Kingdom Theology Makes A Comeback

Kingdom Theology Makes A Comeback
By David Gushee, McAfee School of Theology
Atlanta, GA

            The past decade or so has witnessed a surge of Christian theological work that features the kingdom of God as its central theme. This is certainly not the only current trend in theology or ethics. On the right, a revived neo-Calvinism holds sway in many quarters. Meanwhile, many younger scholars (among them many Baptists) are attracted to the narrative theology and character ethics most associated with Duke Divinity School’s Stanley Hauerwas and Notre Dame’s Alasdair MacIntyre.

            But it is hard to avoid noticing the spread of kingdom theology. I have seen it again this summer in working through texts by Baptist pastor-theologian Greg Boyd (Myth of a Christian Nation), young neo-monastic Shane Claiborne (Jesus for President), and theologian-ethicist Obery Hendricks, Jr. (The Politics of Jesus).

            These voices lean to the “left” side of the social/ethical spectrum, but kingdom theology is not prevalent only there. In reading a new unpublished work by the promising young Christian leader Gabe Lyons (educated at Liberty University, co-author with David Kinnaman of the very important book Unchristian I notice that his own constructive theological proposal also revolves around the kingdom of God. And of course Glen Stassen and I helped further the trend a bit in 2003 when we published Kingdom Ethics.

            These books offer accounts of the kingdom of God that vary in some ways, but in most respects hold together as a single narrative. It goes something like this: The Bible proclaims that God is the sovereign king—of creation, of Israel, of the world. But his kinship has been rejected by sinful humanity, bringing dire consequences not just in individual life but in every sector of human experience. The Old Testament promises that God will one day act to reclaim his kingship and renew the world.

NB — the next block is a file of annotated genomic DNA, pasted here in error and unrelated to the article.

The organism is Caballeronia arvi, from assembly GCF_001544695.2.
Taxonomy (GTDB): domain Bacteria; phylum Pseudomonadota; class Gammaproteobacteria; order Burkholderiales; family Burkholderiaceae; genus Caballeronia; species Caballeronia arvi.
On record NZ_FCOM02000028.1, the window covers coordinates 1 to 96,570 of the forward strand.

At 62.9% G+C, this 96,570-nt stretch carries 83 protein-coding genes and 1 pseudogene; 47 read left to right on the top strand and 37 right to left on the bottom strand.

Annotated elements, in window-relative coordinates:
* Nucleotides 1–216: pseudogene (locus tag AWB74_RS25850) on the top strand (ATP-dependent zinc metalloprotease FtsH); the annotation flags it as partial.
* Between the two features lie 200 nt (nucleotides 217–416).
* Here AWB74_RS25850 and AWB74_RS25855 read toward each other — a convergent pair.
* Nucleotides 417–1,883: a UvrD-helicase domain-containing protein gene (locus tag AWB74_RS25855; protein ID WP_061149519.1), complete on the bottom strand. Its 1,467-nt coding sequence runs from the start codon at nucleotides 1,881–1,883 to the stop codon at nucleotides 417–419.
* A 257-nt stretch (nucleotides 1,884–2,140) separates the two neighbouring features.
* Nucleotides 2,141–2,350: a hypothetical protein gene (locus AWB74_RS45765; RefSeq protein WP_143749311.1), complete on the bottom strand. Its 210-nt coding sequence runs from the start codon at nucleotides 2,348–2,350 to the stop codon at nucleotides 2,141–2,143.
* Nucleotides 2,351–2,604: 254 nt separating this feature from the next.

Jesus came proclaiming the good news that the kingdom of God is at hand. The kingdom was central to his entire ministry—affecting not just his preaching, but everything he did. For Jesus, the kingdom is the reclaiming of God’s world in its entirety. The kingdom happens when God’s will is done “on Earth as it is in heaven.” Jesus came to embody God’s reign and to create a community that would make as its mission the continued embodiment of God’s reign until Christ returns.

            Kingdom theology has been stimulated and supported by brilliant work in biblical studies to situate Jesus within his actual first-century Jewish context. These scholars help us understand him as a genuinely Jewish figure working with the materials of the Jewish tradition and in a context of fierce Roman oppression and grotesque economic and social injustices.

            Reconnecting to Hebraic (rather than Greek or Gnostic) thought categories has begun to pull Christian thought back from its tendency toward disembodiment and various other kings of destructive dualisms.

            This means that kingdom theology is social and this-worldly rather than privatized and otherworldly. Jesus came to offer not primarily a path to personal salvation, but a way of living that can contribute to a renewed world. The message of personal salvation is not absent from kingdom theology, but it recedes to become a component of a broader proclamation.

            And people “get saved” not just for their own sake, but mainly so they can get to work on their part of God’s kingdom project.

            Kingdom theology is eschatological rather than static. Its particular version of eschatology is generally an “inaugurated” kind as in, “Jesus came to inaugurate the reign of God, but it will not be fully consummated until he returns again.” It does not throw eschatological hope entirely off to the future. Inaugurated eschatology makes us pay attention to what is going on right now in this world and leads to a deep hunger for our world’s total reclamation. It is most appealing to those most dissatisfied with our broken world.

            Kingdom theology often leads to a reconceived theology of the church, which is treated as both more and less important than we often understand it. It’s more important in that the church is to be a place where God’s reign is made visible right now. It’s less important in that the church does not exist as an end in itself, but as a means to a greater end. It’s no longer about buildings, budgets and baptisms.

            Kingdom theology was birthed through a fresh focus on Jesus and tends to encourage an ongoing focus on him. And that focus is not just on Jesus as my personal Savior or best friend, but as the one who embodied and inaugurated God’s kingdom and who is even now gathering around him a community who will give their very lives for the reign of God.


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